However, some people need long-term daily acid-suppressing treatment. Without medication, their symptoms return quickly. Long-term treatment with an acid-suppressing medicine is thought to be safe and side-effects are uncommon. The aim is to take a full-dose course for a month or so to settle symptoms. After this, it is common to 'step down' the dose to the lowest dose that prevents symptoms. However, the maximum full dose taken each day is needed by some people.
If you have any question you can write down to me.
Folic acid is an important form of vitamin B, which women must take during pregnancy. It is a form of man-made vitamin B known as folate. Folate plays a significant role in producing red blood cells and helps in the development of your baby’s neural tube into the brain and spinal cord, preventing any kind of birth defects in your baby. Birth defects of the brain or spinal cord may occur in early stages of pregnancy.
Therefore, by the time a woman discovers her pregnancy, it may become too late to prevent the defects.
How much folic acid should be taken?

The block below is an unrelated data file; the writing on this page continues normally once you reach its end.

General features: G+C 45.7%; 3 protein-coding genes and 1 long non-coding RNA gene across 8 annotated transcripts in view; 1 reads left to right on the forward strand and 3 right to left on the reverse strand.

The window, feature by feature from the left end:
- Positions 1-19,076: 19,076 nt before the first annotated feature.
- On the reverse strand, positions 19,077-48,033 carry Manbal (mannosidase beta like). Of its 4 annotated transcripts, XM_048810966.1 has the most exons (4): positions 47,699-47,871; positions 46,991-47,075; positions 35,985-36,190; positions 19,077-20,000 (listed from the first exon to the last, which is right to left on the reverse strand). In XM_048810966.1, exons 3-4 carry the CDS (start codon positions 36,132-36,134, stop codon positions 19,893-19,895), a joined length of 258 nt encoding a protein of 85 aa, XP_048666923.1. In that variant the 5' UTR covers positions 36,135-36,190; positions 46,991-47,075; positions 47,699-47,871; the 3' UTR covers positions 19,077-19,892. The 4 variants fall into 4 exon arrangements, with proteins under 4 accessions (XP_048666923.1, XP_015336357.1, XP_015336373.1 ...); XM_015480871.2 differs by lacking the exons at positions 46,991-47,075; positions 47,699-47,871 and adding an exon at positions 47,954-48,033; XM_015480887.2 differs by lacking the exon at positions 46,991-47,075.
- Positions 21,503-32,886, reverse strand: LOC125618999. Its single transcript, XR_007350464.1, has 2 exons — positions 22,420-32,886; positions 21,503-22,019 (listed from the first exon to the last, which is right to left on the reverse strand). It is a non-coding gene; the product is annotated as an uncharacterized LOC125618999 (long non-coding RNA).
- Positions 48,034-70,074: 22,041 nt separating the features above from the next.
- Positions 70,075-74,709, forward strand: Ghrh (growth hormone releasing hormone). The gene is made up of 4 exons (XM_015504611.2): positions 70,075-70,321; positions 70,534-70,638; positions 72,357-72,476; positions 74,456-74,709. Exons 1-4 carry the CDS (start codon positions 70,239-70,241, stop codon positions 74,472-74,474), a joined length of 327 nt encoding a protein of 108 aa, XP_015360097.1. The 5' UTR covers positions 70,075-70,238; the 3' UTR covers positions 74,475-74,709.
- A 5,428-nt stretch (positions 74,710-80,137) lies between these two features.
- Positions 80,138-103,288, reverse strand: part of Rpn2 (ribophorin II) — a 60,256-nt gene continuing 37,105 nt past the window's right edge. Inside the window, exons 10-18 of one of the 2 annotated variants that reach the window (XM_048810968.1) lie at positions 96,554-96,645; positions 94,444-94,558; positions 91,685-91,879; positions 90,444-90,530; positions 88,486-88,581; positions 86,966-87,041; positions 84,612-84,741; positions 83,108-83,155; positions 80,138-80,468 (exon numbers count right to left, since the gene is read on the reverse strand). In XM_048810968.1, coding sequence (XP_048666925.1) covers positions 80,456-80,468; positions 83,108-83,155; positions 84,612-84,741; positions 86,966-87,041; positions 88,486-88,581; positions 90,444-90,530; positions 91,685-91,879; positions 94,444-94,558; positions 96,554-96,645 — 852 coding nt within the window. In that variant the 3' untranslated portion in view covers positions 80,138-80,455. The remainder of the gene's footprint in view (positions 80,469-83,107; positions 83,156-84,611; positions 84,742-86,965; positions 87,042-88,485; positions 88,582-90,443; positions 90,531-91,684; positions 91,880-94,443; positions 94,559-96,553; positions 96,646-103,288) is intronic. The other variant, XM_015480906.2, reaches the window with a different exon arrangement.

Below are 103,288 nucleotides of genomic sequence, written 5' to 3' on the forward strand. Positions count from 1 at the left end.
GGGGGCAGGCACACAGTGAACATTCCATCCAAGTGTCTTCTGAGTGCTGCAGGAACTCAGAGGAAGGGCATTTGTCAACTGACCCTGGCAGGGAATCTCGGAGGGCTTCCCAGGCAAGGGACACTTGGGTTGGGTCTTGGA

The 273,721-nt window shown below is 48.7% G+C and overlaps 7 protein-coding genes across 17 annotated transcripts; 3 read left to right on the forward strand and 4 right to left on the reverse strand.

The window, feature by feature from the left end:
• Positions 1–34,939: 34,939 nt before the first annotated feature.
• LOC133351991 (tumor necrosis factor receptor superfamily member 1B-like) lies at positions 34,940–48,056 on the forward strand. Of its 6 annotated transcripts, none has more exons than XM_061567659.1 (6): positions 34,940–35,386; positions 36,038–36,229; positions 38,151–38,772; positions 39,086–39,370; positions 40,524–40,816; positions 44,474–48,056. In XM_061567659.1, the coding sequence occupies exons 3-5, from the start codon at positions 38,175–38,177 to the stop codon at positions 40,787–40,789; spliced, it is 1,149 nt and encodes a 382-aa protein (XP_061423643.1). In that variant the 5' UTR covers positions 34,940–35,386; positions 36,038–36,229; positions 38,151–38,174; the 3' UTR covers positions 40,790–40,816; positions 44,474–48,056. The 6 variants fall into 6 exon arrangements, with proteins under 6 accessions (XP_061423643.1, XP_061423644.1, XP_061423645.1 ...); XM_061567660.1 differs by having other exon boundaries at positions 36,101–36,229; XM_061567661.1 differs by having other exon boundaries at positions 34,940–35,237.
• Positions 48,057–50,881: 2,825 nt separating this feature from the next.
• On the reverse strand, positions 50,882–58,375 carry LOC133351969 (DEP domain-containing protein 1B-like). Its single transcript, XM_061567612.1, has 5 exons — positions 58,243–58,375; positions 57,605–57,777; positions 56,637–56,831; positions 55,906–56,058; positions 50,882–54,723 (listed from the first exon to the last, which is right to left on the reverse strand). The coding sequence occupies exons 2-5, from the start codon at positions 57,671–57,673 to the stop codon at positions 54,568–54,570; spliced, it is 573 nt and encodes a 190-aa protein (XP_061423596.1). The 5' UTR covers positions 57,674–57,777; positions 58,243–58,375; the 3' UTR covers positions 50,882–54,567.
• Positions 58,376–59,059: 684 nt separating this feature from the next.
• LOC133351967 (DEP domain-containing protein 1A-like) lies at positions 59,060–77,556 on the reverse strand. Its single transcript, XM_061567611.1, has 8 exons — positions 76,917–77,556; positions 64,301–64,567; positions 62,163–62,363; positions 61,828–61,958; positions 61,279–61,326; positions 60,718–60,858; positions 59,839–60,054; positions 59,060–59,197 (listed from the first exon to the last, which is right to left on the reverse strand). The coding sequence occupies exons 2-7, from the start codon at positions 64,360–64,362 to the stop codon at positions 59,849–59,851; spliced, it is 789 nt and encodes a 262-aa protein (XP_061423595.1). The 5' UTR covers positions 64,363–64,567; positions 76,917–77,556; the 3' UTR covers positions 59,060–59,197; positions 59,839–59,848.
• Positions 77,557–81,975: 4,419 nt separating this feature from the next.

A woman should start taking folic acid within the first three to four weeks of pregnancy, as birth defects may occur during this time. Women who start taking folic acid a year before getting pregnant produce healthy babies without birth defects.
400 mcg of folic acid is the recommended dose for all women who are of childbearing age and also in the first trimester of pregnancy. Multivitamins with the recommended amount of folate and folic acid supplements are generally prescribed as they help the mother deliver a healthy child. From the fourth to ninth month of pregnancy, the dose must be increased to 600 mcg.
Benefits of folic acid
Having a sufficient supply of folic acid prevents these neural defects from developing in your baby.
Taking folic acid before and during pregnancy protects your baby against many other conditions. They include:
1. Cleft lip and palate
2. Low weight during birth
3. Chances of miscarriage
4. Premature birth
Folic acid also reduces the risk of developing pregnancy complications in the mother such as heart diseases, stroke, several cancers and Alzheimer’s disease. Folic acid is naturally found in dark-green vegetables, which you must consume in abundance. Other sources of folic acid include fortified breakfast cereals, beef liver, lentils, egg noodles and great northern beans. In case you have a concern or query you can always consult an expert & get answers to your questions!